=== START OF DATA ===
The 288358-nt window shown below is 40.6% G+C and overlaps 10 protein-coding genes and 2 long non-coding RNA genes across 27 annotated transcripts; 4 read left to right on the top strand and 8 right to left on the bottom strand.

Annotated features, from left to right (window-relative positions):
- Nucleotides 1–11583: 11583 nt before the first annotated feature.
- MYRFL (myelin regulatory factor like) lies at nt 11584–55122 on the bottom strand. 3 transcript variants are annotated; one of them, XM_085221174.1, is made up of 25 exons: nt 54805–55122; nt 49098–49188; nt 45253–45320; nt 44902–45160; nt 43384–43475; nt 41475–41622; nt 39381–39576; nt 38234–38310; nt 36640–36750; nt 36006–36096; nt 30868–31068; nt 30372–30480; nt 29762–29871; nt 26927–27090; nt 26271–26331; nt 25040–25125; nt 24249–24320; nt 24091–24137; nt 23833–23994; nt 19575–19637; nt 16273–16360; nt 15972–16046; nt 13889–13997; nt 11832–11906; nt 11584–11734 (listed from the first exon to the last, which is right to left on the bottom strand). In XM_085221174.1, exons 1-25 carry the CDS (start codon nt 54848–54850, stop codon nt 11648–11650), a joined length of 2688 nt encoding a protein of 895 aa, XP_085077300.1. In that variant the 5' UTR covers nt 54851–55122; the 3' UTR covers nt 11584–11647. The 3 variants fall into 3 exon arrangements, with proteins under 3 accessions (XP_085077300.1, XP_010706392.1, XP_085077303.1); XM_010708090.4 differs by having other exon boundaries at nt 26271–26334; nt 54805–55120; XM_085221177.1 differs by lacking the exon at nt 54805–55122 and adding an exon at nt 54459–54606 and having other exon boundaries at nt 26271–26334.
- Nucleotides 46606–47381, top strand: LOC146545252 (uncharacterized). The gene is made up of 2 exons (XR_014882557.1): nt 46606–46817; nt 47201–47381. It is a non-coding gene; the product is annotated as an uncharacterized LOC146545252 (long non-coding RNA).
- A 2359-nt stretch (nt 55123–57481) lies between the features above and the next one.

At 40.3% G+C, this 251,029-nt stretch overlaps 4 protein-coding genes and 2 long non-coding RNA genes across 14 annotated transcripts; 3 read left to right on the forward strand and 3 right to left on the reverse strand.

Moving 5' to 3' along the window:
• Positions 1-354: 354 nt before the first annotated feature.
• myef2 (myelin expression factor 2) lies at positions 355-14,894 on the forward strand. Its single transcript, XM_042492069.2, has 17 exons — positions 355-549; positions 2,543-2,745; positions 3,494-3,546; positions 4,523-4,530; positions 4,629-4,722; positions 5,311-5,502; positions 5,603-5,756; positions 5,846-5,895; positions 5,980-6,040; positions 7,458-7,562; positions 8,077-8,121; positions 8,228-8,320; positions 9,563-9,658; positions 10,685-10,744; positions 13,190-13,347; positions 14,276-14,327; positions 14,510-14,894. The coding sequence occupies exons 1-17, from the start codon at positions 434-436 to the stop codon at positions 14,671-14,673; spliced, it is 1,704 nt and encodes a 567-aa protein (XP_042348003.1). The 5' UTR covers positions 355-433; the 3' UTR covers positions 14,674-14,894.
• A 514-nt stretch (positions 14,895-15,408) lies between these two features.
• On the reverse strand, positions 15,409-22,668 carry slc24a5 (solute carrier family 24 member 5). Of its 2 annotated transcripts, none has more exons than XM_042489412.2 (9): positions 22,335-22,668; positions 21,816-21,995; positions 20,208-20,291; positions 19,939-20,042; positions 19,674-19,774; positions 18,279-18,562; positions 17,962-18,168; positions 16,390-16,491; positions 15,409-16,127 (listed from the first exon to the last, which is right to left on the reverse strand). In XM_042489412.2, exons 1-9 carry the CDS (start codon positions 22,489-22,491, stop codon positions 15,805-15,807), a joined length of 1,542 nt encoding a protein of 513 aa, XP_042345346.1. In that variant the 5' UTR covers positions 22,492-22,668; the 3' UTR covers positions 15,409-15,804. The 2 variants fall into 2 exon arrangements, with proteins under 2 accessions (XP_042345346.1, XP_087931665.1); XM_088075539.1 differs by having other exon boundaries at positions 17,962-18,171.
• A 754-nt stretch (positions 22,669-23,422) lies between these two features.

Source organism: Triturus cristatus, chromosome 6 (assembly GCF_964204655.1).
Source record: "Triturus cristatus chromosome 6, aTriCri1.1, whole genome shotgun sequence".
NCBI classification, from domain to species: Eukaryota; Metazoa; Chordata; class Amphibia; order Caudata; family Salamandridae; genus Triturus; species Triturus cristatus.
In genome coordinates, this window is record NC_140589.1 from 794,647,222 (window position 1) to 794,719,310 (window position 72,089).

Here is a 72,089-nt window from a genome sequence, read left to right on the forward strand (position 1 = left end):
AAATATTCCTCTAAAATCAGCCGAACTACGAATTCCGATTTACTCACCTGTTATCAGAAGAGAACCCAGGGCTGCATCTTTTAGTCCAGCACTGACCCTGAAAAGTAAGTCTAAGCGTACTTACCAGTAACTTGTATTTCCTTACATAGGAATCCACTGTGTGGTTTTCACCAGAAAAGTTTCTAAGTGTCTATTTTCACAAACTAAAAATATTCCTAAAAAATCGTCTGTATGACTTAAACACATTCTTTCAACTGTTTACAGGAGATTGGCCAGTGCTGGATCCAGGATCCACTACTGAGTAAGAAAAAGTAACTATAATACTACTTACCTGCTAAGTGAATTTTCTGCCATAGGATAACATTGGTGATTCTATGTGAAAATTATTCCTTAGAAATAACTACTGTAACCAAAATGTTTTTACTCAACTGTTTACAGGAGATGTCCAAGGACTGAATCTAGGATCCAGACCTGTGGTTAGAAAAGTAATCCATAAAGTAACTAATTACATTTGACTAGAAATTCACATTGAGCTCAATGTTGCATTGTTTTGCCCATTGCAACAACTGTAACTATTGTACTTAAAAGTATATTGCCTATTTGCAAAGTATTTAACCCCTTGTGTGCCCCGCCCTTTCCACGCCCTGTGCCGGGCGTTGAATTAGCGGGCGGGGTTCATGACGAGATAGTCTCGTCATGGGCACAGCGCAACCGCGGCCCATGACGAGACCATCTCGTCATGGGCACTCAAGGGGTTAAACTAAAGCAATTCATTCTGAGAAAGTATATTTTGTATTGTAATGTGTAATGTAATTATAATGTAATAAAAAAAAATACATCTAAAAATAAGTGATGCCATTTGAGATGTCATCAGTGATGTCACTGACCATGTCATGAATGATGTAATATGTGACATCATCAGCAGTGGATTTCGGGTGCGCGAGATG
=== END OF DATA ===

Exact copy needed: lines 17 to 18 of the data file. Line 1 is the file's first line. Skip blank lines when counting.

In genome coordinates, this window is record NC_140589.1 from 794,647,222 (window position 1) to 794,719,310 (window position 72,089).

Here is a 72,089-nt window from a genome sequence, read left to right on the forward strand (position 1 = left end):